Day 4 | Gathering Stones

day 4

My fourth child, Troy, was off to school for the first time.  I was surprised at what a hard time I had with that.  After all, I had endured the trauma of the first three of my children heading off to school.  You would think that I would be used to it, even a little excited about it, by now.  But I wasn’t.  I kept wondering if I had made the best use of the time that I had had with him before he ended up being with others more hours of the day than with me.  I wanted to know that our sweet relationship was solid enough.  Yes, I expected change, but I hoped that that special bond would not leave.

 

One day, when I picked him up from school, he reached into his backpack and showed me a pecan that he had found lying on the ground under a pecan tree on the playground.  I told him how much I loved pecans.  They remind me of going to my grandparents’ house when I was a little girl.  Their four-acre yard was filled with pecan trees.  And we spent many hours gathering boxes full of pecans.  They even had a special nut-cracker that they allowed us to use.

 

Troy listened patiently and quietly while I reminisced, then continued telling me about his school day.  I figured my words were going in one ear and out the other.  The next day, and the next, and the next, and for many days after, Troy brought me pecans.  Soon, his backpack was so heavy with these treasures that I had to gently encourage him to spend his recess time playing soccer or climbing on the playground equipment.  But secretly, those days of pecan-gathering by my precious son brought joy to my heart.

 

The reason that those pecans were so special to me was because he remembered me.  I know that sounds like an insecure mom, but I know the reality of friends and studies and teachers—he could go a whole day and not think of me.  But when he saw the pecans, he remembered his mom!  That meant so much to me.  And then I thought:  How must our Heavenly Father feel when the busyness of our lives makes us forget Him, who has done so much for us?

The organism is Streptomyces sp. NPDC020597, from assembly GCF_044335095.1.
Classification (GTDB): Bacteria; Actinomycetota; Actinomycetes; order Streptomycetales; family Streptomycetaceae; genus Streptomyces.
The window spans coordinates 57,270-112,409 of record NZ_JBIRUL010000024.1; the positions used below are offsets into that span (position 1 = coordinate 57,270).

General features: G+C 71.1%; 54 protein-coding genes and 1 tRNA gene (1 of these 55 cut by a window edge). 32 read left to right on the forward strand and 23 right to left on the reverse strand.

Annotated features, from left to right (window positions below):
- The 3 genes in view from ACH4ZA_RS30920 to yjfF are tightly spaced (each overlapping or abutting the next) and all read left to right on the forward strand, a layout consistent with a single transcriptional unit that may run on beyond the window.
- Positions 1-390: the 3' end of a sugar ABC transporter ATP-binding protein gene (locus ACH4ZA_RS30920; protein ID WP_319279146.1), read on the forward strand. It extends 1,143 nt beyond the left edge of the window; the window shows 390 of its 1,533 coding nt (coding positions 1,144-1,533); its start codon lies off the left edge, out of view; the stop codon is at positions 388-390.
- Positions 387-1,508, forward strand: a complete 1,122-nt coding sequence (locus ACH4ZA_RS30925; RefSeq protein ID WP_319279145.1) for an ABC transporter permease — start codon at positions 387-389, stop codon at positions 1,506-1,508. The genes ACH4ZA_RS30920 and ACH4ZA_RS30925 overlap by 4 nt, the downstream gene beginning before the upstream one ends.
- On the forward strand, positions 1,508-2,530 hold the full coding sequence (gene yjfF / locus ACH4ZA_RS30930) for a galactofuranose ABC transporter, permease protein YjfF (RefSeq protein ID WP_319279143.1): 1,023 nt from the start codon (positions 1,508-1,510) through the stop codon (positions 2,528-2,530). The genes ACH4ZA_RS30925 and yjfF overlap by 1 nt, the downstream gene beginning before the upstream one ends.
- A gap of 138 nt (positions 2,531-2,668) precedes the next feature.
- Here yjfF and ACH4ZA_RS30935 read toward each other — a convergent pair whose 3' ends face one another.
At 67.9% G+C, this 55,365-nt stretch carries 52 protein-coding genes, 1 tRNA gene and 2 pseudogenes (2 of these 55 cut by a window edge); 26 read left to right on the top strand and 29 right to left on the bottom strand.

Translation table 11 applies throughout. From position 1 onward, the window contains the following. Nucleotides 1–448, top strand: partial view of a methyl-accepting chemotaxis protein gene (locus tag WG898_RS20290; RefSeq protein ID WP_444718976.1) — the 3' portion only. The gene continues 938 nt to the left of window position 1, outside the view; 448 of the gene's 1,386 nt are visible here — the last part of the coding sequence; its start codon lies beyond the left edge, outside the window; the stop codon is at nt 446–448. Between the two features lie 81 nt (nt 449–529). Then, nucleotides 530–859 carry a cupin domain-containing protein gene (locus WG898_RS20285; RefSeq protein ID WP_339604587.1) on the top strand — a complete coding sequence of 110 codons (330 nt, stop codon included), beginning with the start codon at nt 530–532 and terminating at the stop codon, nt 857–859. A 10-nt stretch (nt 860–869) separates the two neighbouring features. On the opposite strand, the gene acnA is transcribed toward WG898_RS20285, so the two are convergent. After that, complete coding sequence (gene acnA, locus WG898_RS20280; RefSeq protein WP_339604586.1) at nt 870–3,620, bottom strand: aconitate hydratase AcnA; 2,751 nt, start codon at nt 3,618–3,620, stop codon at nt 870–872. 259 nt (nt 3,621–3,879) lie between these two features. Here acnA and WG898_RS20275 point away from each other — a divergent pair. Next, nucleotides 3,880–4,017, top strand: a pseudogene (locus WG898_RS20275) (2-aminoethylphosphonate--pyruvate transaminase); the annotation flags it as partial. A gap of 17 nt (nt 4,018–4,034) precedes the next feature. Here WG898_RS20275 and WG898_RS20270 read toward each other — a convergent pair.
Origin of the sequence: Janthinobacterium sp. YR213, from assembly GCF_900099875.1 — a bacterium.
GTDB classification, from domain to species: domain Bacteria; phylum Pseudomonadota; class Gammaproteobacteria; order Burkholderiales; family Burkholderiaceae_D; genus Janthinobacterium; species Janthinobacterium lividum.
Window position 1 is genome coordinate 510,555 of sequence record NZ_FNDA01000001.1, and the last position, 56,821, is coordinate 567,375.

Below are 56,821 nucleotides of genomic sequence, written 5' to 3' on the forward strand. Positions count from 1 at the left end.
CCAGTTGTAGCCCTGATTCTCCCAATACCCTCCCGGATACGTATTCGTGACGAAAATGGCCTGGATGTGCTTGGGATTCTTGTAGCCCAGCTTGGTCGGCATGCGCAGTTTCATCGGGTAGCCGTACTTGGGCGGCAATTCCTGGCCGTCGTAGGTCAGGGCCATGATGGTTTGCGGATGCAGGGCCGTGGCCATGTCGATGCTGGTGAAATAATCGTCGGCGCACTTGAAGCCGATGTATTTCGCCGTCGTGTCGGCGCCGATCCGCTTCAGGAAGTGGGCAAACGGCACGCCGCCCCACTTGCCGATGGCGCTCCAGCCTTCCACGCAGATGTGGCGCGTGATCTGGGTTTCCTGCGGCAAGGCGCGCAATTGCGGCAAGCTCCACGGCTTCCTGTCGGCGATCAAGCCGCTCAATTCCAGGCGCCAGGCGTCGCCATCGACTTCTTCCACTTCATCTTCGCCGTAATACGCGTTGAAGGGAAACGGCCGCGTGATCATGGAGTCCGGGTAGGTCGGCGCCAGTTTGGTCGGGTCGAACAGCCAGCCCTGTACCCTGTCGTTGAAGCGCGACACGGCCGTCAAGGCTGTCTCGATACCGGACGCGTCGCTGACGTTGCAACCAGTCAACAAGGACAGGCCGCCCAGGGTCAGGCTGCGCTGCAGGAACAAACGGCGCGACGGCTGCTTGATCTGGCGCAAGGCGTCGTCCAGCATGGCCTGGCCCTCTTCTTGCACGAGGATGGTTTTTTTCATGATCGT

That is what gathering stones of remembrance is all about.

Joshua gathered the stones from the Jordan River in order to remember.

So we, must gather stones—or pecans—in order to remember the One who never forget you.

 

 

 


Day 3 | Roadblocks

day 3What are the roadblocks in your life?  What causes you to stumble in your faith?  What trips you up just as you are beginning to run well the race of life?

For the Israelites, the Jordan River was a roadblock.  It stopped the progression of the promise.  After all the years of wandering, they were so close they could feel it!  They could smell it!  They were finally at the borders of the promise, but they weren’t there yet.  There was one more river to cross, but it was a doozey!  At that time of year the Jordan River was at flood stage.  Maybe a few of the strongest could forge the river, but Joshua had the holy assignment of getting all of the people across the flooded waters of the Jordan River, 40,000 men, not counting women, children and animals.

They spent three more days of consecrating themselves to God, and then it was time.  They were ready to cross, ready for God to make the way.  They had heard of what He had done in the past, parting the Red Sea.  Was it possible He could do it again?

At first nothing happened.  But then they took that step of faith.  They stepped into the flooded Jordan River.  And when they stepped out in faith, the waters of the river peeled back.  Were they afraid that the water would fall back on them?  Did they run across in fear or walk quickly across in amazement?  Regardless of their emotions at the time, they took that step of faith and kept going.